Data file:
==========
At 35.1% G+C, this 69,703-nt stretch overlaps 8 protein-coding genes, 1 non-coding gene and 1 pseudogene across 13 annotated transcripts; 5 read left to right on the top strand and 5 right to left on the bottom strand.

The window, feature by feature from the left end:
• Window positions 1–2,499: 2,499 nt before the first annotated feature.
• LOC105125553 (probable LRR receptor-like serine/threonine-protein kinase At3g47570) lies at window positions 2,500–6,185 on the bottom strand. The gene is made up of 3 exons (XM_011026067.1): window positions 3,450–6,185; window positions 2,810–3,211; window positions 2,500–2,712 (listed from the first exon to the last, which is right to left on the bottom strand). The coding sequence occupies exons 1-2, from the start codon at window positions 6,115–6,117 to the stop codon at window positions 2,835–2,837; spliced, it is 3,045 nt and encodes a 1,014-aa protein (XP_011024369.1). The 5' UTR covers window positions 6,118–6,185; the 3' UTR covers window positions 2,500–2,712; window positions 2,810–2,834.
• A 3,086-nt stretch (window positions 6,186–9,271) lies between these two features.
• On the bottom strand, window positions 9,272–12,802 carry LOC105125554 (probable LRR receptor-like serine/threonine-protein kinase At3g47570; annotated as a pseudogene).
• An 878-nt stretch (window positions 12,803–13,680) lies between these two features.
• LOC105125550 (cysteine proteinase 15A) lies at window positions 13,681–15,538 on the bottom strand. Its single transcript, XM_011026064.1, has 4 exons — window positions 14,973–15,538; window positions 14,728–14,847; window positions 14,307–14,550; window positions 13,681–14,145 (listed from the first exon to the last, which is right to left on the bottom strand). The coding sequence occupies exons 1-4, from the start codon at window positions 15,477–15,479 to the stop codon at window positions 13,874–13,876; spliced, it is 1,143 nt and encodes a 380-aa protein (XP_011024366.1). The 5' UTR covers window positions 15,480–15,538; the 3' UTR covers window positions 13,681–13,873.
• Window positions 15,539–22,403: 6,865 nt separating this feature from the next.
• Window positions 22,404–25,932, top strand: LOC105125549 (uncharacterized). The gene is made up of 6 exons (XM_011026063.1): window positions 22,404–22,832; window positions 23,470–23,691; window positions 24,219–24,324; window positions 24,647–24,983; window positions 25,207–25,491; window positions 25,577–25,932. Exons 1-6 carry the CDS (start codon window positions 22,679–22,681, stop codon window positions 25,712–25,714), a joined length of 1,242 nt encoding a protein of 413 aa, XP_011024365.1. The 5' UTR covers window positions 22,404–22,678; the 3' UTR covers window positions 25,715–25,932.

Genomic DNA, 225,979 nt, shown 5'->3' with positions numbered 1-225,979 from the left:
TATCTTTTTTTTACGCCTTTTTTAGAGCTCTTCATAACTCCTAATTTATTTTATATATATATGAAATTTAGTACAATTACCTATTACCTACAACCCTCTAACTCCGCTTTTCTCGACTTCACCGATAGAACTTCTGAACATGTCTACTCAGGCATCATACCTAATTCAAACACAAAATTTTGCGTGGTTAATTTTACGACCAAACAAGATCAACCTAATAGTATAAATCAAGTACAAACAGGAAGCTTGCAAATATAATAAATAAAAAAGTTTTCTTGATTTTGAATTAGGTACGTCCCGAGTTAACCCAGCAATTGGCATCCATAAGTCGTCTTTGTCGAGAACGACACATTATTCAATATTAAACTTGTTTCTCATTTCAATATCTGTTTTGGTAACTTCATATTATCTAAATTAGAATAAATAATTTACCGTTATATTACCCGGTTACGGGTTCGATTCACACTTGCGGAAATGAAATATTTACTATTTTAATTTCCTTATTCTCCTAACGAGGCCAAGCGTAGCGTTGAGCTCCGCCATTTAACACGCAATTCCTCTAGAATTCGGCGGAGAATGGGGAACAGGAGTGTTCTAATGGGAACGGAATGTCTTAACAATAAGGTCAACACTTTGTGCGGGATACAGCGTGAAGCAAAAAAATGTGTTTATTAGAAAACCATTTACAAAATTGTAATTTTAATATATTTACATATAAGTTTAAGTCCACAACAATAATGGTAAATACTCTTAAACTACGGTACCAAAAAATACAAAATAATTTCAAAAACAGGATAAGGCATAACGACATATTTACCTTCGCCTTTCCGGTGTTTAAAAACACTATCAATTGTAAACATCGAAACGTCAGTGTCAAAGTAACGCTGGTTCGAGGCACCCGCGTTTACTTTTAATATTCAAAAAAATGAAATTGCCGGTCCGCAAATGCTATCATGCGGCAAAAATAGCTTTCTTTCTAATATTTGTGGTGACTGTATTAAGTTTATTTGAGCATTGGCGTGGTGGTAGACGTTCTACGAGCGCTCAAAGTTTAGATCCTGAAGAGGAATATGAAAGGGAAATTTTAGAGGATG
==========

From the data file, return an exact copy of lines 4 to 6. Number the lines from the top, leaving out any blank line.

• LOC105125553 (probable LRR receptor-like serine/threonine-protein kinase At3g47570) lies at window positions 2,500–6,185 on the bottom strand. The gene is made up of 3 exons (XM_011026067.1): window positions 3,450–6,185; window positions 2,810–3,211; window positions 2,500–2,712 (listed from the first exon to the last, which is right to left on the bottom strand). The coding sequence occupies exons 1-2, from the start codon at window positions 6,115–6,117 to the stop codon at window positions 2,835–2,837; spliced, it is 3,045 nt and encodes a 1,014-aa protein (XP_011024369.1). The 5' UTR covers window positions 6,118–6,185; the 3' UTR covers window positions 2,500–2,712; window positions 2,810–2,834.
• A 3,086-nt stretch (window positions 6,186–9,271) lies between these two features.
• On the bottom strand, window positions 9,272–12,802 carry LOC105125554 (probable LRR receptor-like serine/threonine-protein kinase At3g47570; annotated as a pseudogene).